Greg Stark <stark(at)mit(dot)edu> writes:
> On Wed, Apr 25, 2012 at 4:06 PM, Kevin Grittner
> <Kevin(dot)Grittner(at)wicourts(dot)gov> wrote:
>> A CHECK constraint using a volatile function is potentially valid
>> and useful, IMO.
> Hm. I suppose it depends on what you think a constraint is. I had
> always thought it was a guarantee that all the data in the table would
> meet that constraint. Not just a procedural definition for something
> to do at certain points in time.
Well, it's a guarantee that the expression evaluated to "true" at the
time of insertion or update of every row. If you confine your attention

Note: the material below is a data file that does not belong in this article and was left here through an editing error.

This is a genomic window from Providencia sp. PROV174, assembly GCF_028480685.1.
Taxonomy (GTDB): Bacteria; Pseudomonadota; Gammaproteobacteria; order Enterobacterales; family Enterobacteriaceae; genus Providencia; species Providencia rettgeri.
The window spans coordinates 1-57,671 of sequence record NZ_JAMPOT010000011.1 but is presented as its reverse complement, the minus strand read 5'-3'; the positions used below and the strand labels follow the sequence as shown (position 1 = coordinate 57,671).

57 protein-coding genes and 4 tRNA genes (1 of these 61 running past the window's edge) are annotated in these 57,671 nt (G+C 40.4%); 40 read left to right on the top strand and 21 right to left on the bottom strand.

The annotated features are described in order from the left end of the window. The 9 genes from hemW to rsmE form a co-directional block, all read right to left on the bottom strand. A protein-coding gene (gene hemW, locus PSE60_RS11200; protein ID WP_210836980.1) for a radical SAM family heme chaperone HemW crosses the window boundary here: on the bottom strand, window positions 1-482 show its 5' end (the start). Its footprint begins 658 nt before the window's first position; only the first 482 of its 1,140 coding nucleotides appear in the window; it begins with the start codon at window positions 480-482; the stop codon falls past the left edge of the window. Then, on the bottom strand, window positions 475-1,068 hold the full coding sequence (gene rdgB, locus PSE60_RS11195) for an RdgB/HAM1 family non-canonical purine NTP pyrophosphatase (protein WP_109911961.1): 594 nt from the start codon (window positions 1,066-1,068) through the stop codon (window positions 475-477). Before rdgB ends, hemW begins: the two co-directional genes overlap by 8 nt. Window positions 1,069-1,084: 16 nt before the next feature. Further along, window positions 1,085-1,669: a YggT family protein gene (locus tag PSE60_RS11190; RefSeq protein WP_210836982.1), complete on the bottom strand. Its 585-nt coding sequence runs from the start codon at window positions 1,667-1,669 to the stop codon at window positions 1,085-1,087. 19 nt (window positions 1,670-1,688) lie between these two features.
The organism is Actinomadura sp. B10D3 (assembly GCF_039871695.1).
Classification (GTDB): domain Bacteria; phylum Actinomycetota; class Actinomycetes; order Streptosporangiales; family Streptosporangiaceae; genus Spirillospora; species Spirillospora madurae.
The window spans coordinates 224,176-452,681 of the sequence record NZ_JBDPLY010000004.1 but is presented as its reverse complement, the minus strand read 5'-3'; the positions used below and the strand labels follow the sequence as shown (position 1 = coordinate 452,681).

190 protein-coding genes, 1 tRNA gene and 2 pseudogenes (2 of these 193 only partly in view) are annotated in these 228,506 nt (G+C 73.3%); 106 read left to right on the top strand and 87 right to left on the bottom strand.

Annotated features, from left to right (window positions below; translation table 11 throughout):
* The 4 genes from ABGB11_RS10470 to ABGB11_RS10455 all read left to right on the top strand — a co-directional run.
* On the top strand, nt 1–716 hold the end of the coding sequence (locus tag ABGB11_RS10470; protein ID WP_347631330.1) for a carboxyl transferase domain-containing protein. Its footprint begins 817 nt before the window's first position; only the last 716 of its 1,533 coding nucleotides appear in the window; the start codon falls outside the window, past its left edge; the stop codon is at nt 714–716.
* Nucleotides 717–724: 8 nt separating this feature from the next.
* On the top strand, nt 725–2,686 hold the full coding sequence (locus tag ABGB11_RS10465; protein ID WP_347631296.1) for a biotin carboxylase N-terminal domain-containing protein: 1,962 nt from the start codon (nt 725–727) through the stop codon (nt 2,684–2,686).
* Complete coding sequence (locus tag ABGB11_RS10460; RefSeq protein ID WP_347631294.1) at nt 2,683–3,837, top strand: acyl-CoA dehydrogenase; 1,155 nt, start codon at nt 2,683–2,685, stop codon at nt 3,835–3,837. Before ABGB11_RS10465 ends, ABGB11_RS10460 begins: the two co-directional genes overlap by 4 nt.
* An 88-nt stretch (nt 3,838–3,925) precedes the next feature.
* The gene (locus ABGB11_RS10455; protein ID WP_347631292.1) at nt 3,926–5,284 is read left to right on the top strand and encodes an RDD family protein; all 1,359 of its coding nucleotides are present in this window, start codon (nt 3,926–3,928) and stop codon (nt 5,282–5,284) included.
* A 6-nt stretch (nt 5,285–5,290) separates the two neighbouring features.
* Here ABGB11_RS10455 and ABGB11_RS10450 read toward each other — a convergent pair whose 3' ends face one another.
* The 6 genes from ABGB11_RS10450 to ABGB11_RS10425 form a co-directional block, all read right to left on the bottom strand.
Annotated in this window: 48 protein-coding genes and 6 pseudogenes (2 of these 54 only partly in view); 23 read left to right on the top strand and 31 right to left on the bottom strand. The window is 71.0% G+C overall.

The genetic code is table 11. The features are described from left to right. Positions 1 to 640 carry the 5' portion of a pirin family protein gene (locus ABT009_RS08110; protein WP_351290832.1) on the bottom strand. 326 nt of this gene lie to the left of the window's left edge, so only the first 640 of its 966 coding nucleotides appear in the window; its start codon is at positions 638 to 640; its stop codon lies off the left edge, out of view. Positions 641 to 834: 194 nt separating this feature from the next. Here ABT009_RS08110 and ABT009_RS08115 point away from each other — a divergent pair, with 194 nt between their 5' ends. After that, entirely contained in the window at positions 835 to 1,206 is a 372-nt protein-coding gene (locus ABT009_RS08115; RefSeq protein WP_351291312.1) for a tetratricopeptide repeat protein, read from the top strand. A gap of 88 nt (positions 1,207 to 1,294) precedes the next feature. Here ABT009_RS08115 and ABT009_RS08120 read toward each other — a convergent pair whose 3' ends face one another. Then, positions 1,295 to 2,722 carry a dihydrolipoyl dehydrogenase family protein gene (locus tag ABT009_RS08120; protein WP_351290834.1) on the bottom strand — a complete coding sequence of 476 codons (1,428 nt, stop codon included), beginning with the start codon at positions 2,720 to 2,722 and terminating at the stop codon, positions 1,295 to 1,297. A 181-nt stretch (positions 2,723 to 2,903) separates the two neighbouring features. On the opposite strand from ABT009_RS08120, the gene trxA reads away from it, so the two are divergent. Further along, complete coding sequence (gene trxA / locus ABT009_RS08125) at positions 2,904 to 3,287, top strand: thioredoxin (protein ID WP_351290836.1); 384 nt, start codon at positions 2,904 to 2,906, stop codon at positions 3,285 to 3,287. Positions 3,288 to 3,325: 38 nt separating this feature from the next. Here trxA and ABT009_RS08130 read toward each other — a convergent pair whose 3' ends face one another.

to immutable expressions then you can presume that the expression is
true for every row in the table at any time; but I'm with Kevin that
there are reasonable use-cases that don't fit into that.
> Hm, but this does raise the question of whether they're the right
> thing to be basing the partitioning constraint exclusion code on.
As long as we only consider expressions that are immutable as usable
partition constraints, that's not a problem.
> speculate without checking again that we check the immutability of the
> constraint before using it in constraint exclusion but that seems a
We do, and I don't see why that's ad-hoc. In general the planner has to
check the volatility status of any expression it's going to try to
regards, tom lane
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